Loading the JDK class library without class data sharing – single JVM

If multiple JVMs are started on the same machine, this process repeats. Each JVM keeps its copy of the class library in memory:

Loading the JDK class library without class data sharing – multiple JVMs
Loading the JDK class library without class data sharing – multiple JVMs

Class-data sharing ("CDS") has two goals:

  1. Reducing the startup time of the JVM.
  2. Reducing the JVM's memory footprint.

Class-data sharing works as follows:

  1. Using the command java -Xshare:dump, you initially create a file called classes.jsa (JSA stands for Java Shared Archive). This file contains the complete class library in a binary format for the current architecture.
  2. When the JVM is started, the operating system "maps" this file into the JVM's memory using memory mapped I/O. Firstly, this is faster than loading the jar or jmod files. And secondly, the operating system loads the file into RAM only once, providing each JVM process with a read-only view of the same memory area.

The following graphic shall illustrate this:

Loading the JDK class library with Class-Data Sharing
Loading the JDK class library with Class-Data Sharing

Application Class-Data Sharing – Step by Step

Application class-data sharing (also called "Application CDS" or "AppCDS") extends CDS by the possibility to store not only the JDK class library but also the classes of your application in a JSA file and to share them among the JVM processes.

I'll show you how this works with a simple example (you can also find the source code in this GitHub repository):

The following two Java files are located in the src/eu/happycoders/appcds directory:

package eu.happycoders.appcds;

public class Main {
  public static void main(String[] args) {
    new Greeter().greet();
}Code language: Java (java)

package eu.happycoders.appcds;

public class Greeter {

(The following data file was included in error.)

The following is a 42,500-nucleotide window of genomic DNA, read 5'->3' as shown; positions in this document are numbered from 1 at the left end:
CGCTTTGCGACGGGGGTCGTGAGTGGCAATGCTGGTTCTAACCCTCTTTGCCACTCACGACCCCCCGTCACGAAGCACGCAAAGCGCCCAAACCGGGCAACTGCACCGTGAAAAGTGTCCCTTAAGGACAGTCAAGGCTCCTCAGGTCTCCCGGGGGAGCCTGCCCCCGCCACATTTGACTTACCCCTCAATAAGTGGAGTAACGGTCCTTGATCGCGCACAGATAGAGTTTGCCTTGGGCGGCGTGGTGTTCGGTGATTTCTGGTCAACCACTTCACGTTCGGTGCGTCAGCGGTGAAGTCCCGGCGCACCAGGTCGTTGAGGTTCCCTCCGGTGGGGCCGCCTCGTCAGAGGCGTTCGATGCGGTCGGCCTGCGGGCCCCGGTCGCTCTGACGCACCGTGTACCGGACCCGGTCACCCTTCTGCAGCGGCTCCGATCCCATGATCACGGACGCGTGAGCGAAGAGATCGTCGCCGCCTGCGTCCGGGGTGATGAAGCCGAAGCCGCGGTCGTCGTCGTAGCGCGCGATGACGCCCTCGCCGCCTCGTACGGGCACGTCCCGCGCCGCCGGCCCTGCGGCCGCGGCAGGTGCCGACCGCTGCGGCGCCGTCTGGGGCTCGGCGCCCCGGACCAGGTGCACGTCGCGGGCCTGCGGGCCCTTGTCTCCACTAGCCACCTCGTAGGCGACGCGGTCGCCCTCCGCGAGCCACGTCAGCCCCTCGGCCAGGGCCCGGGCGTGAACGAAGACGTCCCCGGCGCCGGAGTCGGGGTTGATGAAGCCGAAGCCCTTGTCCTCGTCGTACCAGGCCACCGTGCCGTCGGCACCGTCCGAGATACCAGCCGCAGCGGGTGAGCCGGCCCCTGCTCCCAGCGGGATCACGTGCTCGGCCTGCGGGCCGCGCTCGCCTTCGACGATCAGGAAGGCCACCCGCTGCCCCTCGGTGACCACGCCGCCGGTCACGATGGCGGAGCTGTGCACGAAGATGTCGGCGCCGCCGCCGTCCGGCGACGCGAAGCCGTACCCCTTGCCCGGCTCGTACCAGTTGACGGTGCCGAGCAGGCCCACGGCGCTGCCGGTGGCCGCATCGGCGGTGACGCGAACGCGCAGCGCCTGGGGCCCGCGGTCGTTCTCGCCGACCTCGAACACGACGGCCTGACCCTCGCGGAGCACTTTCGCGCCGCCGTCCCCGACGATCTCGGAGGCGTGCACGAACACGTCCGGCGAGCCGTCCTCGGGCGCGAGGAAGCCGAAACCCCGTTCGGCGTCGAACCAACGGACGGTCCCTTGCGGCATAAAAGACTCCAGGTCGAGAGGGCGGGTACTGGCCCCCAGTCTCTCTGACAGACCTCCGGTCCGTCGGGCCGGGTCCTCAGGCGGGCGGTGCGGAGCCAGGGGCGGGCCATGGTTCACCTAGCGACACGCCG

public void greet() {
    System.out.println("Hello world!");
}Code language: Java (java)

We compile and package the classes as follows and then start the main class:

javac -d target/classes src/eu/happycoders/appcds/*.java
jar cf target/helloworld.jar -C target/classes .

java -cp target/helloworld.jar eu.happycoders.appcds.MainCode language: plaintext (plaintext)

We should now see the "Hello World!" greeting.

To use Application CDS, we next need to create a list of classes that the application uses. To do this, we run the following command (on Windows, you must omit the backslashes and write everything on one line):

java -Xshare:off -XX:+UseAppCDS \
    -XX:DumpLoadedClassList=helloworld.lst \
    -cp target/helloworld.jar eu.happycoders.appcds.MainCode language: plaintext (plaintext)

Attention: This command only works in OpenJDK. In Oracle JDK, you will get a warning about Application CDS being a commercial feature that you must unlock first (with -XX:+UnlockCommercialFeatures). So it's best to use OpenJDK!

In your working directory, you should now find the file helloworld.lst with roughly the following content:

java/lang/Shutdown$LockCode language: plaintext (plaintext)

As you can see, not only the application's classes are listed, but also those of the JDK class library.

Next, we create the JSA file from the class list.

(Note: While you could have specified the target/classes directory as classpath in the previous steps, the following step only works with the packaged helloworld.jar file.)

java -Xshare:dump -XX:+UseAppCDS \
    -XX:SharedClassListFile=helloworld.lst \
    -XX:SharedArchiveFile=helloworld.jsa \
    -cp target/helloworld.jarCode language: plaintext (plaintext)

During processing, you will see some statistics, and afterward, you will find the file helloworld.jsa in the working directory. It should be about 9 MB in size.

To use the JSA file, you now start the application as follows:

java -Xshare:on -XX:+UseAppCDS \
    -XX:SharedArchiveFile=helloworld.jsa \
    -cp target/helloworld.jar eu.happycoders.appcds.MainCode language: plaintext (plaintext)

If everything worked, you should see a "Hello world!" again.

The following graphic summarizes how application class-data sharing works:

Application Class Data Sharing ("AppCDS")
Application Class Data Sharing ("AppCDS")

(Application CDS is defined in Java Enhancement Proposal 310.)

Experimental Java-Based JIT Compiler

Since Java 9, the Graal Compiler (a Java compiler written in Java) has been supplied as an experimental Ahead-of-Time (AOT) compiler. This allows a Java program to be compiled into a native executable file (e.g., an exe file on Windows).

In Java 10, JEP 317 created the possibility of using Graal also as a just-in-time (JIT) compiler – at least on the Linux/x64 platform. For this purpose, Graal uses the JVM Compiler Interface (JVMCI) introduced in JDK 9.

You can activate Graal via the following option on the java command line:

-XX:+UnlockExperimentalVMOptions -XX:+UseJVMCICompiler

Other Changes in Java 10 (Which You Don’t Necessarily Need to Know as a Java Developer)